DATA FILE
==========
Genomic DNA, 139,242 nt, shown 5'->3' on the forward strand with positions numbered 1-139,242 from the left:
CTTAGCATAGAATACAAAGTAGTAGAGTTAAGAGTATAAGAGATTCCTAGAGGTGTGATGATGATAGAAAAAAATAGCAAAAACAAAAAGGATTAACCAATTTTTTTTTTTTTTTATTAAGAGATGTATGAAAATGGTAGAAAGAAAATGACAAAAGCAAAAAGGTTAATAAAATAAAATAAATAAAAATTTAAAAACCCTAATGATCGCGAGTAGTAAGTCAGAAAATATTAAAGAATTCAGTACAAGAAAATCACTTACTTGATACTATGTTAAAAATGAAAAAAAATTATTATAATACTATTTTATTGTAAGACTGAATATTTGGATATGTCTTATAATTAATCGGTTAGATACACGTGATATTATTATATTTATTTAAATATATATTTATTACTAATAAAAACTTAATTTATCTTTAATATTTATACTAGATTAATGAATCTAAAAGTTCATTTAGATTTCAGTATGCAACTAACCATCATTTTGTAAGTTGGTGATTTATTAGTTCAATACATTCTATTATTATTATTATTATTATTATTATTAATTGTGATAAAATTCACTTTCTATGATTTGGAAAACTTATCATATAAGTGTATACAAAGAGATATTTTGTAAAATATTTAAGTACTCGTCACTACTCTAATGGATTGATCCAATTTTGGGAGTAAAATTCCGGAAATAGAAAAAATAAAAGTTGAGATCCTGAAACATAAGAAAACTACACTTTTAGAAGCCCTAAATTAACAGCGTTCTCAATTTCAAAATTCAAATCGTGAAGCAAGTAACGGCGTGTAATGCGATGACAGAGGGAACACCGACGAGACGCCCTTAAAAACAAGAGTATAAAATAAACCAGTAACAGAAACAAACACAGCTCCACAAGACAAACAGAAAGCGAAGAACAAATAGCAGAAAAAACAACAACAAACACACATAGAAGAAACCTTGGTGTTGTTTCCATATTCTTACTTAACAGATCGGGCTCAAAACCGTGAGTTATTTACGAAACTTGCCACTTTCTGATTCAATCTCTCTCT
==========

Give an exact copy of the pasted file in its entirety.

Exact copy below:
Genomic DNA, 139,242 nt, shown 5'->3' on the forward strand with positions numbered 1-139,242 from the left:
CTTAGCATAGAATACAAAGTAGTAGAGTTAAGAGTATAAGAGATTCCTAGAGGTGTGATGATGATAGAAAAAAATAGCAAAAACAAAAAGGATTAACCAATTTTTTTTTTTTTTTATTAAGAGATGTATGAAAATGGTAGAAAGAAAATGACAAAAGCAAAAAGGTTAATAAAATAAAATAAATAAAAATTTAAAAACCCTAATGATCGCGAGTAGTAAGTCAGAAAATATTAAAGAATTCAGTACAAGAAAATCACTTACTTGATACTATGTTAAAAATGAAAAAAAATTATTATAATACTATTTTATTGTAAGACTGAATATTTGGATATGTCTTATAATTAATCGGTTAGATACACGTGATATTATTATATTTATTTAAATATATATTTATTACTAATAAAAACTTAATTTATCTTTAATATTTATACTAGATTAATGAATCTAAAAGTTCATTTAGATTTCAGTATGCAACTAACCATCATTTTGTAAGTTGGTGATTTATTAGTTCAATACATTCTATTATTATTATTATTATTATTATTATTAATTGTGATAAAATTCACTTTCTATGATTTGGAAAACTTATCATATAAGTGTATACAAAGAGATATTTTGTAAAATATTTAAGTACTCGTCACTACTCTAATGGATTGATCCAATTTTGGGAGTAAAATTCCGGAAATAGAAAAAATAAAAGTTGAGATCCTGAAACATAAGAAAACTACACTTTTAGAAGCCCTAAATTAACAGCGTTCTCAATTTCAAAATTCAAATCGTGAAGCAAGTAACGGCGTGTAATGCGATGACAGAGGGAACACCGACGAGACGCCCTTAAAAACAAGAGTATAAAATAAACCAGTAACAGAAACAAACACAGCTCCACAAGACAAACAGAAAGCGAAGAACAAATAGCAGAAAAAACAACAACAAACACACATAGAAGAAACCTTGGTGTTGTTTCCATATTCTTACTTAACAGATCGGGCTCAAAACCGTGAGTTATTTACGAAACTTGCCACTTTCTGATTCAATCTCTCTCT